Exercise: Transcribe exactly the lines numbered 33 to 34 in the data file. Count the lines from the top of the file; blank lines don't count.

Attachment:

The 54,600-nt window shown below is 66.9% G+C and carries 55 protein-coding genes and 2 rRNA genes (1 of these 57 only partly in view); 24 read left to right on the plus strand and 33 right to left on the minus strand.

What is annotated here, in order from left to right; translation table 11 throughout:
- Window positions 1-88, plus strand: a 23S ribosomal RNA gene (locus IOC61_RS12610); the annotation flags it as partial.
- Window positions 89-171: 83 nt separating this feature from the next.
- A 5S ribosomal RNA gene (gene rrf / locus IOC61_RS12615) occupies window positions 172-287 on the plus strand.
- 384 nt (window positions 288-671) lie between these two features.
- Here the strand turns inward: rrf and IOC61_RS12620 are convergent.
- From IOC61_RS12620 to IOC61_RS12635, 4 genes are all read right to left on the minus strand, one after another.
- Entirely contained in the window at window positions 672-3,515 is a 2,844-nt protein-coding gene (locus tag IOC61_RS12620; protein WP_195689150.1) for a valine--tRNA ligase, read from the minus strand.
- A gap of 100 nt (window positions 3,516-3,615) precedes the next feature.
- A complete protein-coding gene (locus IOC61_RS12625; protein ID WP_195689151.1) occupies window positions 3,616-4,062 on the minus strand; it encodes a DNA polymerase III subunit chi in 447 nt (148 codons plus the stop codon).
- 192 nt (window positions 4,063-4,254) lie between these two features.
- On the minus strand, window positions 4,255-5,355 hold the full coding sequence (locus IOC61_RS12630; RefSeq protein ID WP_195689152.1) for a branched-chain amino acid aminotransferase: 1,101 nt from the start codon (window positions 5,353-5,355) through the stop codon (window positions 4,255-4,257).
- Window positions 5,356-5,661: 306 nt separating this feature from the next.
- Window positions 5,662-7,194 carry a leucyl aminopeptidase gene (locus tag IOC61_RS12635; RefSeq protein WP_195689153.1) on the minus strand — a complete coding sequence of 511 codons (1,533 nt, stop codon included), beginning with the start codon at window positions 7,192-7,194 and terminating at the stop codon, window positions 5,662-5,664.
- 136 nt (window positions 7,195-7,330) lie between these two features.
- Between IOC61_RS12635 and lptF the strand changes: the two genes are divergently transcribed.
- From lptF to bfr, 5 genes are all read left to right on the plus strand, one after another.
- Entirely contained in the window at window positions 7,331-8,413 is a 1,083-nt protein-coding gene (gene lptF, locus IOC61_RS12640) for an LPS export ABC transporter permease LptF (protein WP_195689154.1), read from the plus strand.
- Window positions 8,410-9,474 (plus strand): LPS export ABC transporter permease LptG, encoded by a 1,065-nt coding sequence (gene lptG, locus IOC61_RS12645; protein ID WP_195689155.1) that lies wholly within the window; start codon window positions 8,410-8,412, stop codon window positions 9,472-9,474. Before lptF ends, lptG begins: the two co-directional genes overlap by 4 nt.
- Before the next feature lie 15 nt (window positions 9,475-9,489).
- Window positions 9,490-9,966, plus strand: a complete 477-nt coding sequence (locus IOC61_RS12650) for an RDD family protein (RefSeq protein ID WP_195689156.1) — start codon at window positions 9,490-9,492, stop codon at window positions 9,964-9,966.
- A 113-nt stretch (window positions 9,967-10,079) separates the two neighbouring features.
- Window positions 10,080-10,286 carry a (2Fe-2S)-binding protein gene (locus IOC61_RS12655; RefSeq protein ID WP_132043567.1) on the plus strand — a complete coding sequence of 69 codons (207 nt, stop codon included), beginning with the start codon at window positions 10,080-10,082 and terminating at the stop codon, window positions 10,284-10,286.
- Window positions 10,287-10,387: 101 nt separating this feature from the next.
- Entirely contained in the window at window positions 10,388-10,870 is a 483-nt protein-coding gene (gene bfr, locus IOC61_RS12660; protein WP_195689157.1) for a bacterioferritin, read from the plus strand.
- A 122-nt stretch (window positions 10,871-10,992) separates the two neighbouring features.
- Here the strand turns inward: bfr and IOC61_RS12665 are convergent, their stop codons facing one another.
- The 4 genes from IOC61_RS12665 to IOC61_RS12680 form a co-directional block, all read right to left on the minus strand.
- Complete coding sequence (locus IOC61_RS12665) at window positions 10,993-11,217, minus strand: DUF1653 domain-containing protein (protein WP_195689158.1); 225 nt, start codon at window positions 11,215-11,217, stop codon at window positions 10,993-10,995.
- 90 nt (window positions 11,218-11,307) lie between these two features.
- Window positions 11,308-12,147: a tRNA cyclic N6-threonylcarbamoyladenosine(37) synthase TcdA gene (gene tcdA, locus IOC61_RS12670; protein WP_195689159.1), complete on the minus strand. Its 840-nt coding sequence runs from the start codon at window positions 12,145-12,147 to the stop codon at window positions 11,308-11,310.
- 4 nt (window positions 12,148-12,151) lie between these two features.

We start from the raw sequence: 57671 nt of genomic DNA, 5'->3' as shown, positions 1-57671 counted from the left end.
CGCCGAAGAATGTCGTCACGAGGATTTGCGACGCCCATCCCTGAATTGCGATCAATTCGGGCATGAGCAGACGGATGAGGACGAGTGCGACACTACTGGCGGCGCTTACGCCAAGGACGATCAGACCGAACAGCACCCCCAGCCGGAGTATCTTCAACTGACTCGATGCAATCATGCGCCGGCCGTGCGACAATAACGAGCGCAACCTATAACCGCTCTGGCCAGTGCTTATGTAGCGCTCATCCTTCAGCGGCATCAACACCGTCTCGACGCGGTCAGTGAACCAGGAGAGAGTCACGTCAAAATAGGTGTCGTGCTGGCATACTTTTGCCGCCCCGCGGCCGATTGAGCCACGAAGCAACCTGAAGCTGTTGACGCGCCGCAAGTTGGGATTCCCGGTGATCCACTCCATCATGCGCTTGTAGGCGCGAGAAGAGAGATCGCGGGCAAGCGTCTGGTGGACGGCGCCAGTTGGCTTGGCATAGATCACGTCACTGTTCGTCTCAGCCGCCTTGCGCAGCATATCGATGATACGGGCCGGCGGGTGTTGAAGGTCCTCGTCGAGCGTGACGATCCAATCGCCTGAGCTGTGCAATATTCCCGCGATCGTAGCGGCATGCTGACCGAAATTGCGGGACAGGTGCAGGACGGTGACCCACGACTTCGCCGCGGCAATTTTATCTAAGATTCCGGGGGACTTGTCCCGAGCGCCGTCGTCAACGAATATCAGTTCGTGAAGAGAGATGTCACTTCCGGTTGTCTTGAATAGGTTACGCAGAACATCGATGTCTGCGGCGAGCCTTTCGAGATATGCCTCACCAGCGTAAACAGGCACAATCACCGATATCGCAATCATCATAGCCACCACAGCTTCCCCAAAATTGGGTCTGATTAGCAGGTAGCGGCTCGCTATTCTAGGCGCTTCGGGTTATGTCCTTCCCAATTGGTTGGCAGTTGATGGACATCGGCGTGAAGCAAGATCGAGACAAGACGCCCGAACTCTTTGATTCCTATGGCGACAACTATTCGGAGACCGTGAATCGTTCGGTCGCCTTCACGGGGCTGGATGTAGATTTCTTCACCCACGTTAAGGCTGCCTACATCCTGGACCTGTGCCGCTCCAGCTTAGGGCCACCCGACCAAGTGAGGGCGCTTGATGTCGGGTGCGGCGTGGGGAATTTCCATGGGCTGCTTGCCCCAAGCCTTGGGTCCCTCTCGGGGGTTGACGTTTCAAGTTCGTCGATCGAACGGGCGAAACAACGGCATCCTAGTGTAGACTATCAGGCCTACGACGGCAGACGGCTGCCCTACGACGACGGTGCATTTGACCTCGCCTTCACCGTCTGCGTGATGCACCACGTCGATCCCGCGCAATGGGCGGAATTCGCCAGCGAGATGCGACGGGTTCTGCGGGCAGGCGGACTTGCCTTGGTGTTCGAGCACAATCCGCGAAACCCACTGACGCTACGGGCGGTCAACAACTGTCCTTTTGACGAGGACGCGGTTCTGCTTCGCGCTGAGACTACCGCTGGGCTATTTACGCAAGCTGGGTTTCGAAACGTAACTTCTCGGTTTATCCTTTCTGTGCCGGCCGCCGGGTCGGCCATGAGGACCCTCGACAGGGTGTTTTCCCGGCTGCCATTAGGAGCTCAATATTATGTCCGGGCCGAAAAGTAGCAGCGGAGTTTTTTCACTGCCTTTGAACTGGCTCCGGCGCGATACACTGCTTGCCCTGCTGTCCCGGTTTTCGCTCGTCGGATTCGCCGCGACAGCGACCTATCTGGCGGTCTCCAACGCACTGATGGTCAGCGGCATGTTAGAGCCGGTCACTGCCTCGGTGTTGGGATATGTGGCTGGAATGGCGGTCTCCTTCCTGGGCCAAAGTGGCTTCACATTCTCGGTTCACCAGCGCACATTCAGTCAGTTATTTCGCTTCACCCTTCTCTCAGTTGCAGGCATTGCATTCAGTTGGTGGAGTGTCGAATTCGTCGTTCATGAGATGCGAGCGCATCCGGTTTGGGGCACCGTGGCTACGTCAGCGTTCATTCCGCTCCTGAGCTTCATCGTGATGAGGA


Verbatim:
- 4 nt (window positions 12,148-12,151) lie between these two features.

We start from the raw sequence: 57671 nt of genomic DNA, 5'->3' as shown, positions 1-57671 counted from the left end.